Remove pie weights or beans, and fill the tart with custard to about 0.5 cm from top.
Bake tarts about 20 minutes or until well browned. Transfer to wire rack to cool.
|Crisp, flaky pastry. Slight swirl at the bottom of pastry.|
Rough Puff Pastry recipe
from Michel Roux's Pastry: Savory and Sweet
make 600 g
250 g plain flour (all-purpose flour)
250 g cold butter, cut into small cubes
1/2 tsp salt
125 ml very cold water
Note: you need very cold water so that the butter won't melt when water is incorporated into the dough.
Heap the flour and salt together on the counter and make a well in the centre (you can also work this in a big mixing bowl).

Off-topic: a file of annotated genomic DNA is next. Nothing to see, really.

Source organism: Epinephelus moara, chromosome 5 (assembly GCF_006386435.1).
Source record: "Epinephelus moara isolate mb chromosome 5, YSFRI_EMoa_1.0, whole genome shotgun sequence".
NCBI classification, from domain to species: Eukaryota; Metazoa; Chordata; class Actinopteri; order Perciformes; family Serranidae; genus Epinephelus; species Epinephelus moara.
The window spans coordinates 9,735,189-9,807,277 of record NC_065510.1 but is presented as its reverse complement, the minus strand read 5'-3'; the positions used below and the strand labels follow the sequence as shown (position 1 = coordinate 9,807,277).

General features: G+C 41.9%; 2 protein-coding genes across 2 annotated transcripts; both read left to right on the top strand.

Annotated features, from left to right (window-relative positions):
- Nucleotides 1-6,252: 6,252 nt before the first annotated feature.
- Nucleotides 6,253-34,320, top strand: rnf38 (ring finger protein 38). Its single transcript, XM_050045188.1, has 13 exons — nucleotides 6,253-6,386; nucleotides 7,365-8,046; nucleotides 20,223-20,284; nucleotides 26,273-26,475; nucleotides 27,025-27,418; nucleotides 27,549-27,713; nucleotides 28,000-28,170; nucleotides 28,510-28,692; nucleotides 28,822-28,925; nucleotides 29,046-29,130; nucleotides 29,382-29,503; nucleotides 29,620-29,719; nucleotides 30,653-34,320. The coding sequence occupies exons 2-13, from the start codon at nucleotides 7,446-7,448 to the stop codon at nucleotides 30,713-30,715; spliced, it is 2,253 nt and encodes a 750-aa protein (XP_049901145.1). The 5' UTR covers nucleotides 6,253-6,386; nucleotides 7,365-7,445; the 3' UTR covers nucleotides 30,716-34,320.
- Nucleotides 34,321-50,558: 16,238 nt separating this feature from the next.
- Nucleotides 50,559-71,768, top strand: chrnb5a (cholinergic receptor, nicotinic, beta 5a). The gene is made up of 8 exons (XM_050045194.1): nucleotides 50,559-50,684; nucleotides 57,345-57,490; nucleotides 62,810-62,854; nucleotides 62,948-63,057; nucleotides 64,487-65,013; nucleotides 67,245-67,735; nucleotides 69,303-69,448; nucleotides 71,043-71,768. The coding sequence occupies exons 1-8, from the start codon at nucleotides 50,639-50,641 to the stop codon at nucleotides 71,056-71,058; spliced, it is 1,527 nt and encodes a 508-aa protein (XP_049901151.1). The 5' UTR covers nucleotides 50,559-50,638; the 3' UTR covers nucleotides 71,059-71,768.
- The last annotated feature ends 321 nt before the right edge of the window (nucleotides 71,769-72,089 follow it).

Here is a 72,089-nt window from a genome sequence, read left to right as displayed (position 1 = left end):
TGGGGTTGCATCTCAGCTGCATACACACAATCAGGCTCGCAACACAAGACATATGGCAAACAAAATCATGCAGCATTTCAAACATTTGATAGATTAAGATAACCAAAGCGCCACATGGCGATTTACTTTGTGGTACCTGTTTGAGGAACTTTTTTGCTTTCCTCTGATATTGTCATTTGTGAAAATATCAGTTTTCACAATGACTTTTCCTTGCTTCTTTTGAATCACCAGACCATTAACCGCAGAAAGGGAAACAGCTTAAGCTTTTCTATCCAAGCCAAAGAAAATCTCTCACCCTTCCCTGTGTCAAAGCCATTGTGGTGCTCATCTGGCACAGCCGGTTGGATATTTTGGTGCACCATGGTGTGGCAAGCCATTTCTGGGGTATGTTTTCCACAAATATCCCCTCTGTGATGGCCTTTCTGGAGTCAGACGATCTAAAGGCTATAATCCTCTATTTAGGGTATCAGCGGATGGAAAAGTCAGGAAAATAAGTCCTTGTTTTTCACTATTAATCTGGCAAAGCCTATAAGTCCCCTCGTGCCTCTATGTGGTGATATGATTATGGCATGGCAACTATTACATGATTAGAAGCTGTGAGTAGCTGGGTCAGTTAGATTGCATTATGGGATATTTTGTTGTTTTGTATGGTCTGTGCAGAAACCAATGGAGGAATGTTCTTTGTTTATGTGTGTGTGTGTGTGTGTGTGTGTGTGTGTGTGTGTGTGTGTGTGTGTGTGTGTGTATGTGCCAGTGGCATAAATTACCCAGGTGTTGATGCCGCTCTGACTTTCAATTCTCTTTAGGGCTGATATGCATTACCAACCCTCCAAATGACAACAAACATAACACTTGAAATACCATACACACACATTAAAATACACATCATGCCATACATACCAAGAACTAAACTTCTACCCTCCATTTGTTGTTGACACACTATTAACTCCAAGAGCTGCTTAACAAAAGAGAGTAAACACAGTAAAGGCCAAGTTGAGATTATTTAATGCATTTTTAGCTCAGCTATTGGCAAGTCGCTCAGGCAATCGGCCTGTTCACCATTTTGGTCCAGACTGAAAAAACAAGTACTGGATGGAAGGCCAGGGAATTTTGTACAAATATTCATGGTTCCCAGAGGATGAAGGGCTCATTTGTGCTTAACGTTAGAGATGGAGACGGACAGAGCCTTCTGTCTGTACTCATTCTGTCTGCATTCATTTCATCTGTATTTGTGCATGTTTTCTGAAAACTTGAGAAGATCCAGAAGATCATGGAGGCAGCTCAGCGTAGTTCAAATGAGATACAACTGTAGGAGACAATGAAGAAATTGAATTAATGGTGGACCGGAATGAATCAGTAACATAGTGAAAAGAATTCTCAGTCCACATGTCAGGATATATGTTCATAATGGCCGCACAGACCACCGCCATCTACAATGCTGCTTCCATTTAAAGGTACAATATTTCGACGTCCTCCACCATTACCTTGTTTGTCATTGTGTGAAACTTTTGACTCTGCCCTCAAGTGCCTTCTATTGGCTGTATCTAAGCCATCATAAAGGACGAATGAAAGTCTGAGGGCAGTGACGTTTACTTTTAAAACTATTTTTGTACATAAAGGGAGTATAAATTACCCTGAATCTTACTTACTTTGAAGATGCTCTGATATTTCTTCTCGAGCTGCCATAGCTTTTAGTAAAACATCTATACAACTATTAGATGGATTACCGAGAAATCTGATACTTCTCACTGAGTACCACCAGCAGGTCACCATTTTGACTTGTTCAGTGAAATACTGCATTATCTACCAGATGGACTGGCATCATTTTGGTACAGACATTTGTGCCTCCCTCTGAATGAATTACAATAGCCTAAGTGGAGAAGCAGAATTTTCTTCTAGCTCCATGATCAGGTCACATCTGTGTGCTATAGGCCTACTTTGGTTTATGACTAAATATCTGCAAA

Gently rub butter into the flour until the dough becomes grainy (rough breadcrumbs texture) and butter is roughly incorporate.
Gradually add cold water and mix until it is all incorporated and comes together as a dough ball. Do not overwork the dough as we don't want any gluten development and a tough pastry as a result.
Roll the dough into a ball and wrap in a cling wrap. Chill for 30 minutes.
Dust the work bench with flour and roll the dough into 30 x 15 cm rectangle, approximately. Fold it into three, like a letter fold. Give the dough a quarter-turn (you will now roll the dough in a different direction from previously). Roll the dough into 30 x 15 cm rectangle and do the letter fold again (fold into three). These are the first two turns. Wrap the dough in cling wrap and chill for another 30 minutes.
Give the cold dough 2 more turns (these are the final two turns), rolling and folding as before. This makes a total of four turns, and the pastry is now ready to be used. Wrap it in a plastic wrap and chill for at least 30 minutes before using.
The left-over dough will last in the freezer up to 4 weeks. Freeze them in portions in a zip-lock bag or cling wrap.